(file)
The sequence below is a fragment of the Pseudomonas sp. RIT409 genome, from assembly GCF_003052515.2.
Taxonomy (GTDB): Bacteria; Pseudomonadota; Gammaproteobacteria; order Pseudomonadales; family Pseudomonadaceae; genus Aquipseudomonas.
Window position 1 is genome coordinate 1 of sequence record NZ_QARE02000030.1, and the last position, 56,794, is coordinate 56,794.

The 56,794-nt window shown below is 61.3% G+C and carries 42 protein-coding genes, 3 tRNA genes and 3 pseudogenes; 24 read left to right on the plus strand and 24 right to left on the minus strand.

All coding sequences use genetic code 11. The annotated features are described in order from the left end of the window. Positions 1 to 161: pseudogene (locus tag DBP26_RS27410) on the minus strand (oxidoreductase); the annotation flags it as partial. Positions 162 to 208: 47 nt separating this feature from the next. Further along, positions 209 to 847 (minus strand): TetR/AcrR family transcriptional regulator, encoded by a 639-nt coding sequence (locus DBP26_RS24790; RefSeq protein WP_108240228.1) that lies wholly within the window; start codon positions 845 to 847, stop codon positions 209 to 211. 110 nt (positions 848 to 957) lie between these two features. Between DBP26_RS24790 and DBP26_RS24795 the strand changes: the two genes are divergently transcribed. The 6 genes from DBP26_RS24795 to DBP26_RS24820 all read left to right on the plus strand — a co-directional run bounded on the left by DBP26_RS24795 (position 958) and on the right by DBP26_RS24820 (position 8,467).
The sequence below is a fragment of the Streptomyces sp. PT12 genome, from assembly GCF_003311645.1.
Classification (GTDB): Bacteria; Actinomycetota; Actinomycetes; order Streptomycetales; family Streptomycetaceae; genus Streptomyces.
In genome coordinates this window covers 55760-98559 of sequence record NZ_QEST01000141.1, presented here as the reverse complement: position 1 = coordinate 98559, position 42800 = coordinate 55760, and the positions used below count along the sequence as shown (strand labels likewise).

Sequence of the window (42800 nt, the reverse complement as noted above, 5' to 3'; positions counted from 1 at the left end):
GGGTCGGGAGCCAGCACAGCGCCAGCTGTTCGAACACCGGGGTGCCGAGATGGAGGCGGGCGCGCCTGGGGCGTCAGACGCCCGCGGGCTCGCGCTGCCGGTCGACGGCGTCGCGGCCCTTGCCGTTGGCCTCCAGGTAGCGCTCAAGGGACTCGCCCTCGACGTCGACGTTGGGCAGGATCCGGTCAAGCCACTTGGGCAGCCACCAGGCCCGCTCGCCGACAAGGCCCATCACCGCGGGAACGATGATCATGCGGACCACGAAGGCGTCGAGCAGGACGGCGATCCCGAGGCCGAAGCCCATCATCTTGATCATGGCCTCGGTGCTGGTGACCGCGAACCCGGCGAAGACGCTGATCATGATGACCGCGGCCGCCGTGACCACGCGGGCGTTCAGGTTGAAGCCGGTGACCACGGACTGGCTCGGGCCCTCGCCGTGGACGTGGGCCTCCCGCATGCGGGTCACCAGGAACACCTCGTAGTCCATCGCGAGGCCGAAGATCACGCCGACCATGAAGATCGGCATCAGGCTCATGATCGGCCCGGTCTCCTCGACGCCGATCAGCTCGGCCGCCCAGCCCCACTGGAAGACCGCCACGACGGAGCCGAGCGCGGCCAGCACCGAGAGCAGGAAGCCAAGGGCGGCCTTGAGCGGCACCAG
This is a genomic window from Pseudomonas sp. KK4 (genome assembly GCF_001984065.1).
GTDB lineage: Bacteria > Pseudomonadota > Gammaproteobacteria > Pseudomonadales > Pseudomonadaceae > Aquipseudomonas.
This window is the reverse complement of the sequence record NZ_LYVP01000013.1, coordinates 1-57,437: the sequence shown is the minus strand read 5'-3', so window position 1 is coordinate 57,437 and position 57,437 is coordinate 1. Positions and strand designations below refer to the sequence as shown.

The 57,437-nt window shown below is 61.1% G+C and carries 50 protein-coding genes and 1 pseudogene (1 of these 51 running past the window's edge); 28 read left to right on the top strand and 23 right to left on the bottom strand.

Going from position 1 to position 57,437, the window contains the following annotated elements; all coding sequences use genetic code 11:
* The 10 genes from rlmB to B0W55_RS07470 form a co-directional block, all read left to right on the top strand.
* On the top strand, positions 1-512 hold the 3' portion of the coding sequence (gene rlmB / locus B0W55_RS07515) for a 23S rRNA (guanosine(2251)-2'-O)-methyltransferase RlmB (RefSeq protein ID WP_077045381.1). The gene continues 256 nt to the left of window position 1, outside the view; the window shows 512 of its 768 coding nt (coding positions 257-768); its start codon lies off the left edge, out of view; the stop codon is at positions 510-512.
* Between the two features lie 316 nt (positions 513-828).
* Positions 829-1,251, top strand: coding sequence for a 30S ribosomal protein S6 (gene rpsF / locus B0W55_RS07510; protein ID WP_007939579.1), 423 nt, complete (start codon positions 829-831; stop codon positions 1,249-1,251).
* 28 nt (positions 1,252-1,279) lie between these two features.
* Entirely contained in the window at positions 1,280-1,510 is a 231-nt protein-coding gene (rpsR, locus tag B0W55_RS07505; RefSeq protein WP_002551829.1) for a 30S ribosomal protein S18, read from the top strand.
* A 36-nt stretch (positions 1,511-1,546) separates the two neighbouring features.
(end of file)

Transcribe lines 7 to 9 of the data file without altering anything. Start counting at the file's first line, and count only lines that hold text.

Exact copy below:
Classification (GTDB): Bacteria; Actinomycetota; Actinomycetes; order Streptomycetales; family Streptomycetaceae; genus Streptomyces.
In genome coordinates this window covers 55760-98559 of sequence record NZ_QEST01000141.1, presented here as the reverse complement: position 1 = coordinate 98559, position 42800 = coordinate 55760, and the positions used below count along the sequence as shown (strand labels likewise).

Sequence of the window (42800 nt, the reverse complement as noted above, 5' to 3'; positions counted from 1 at the left end):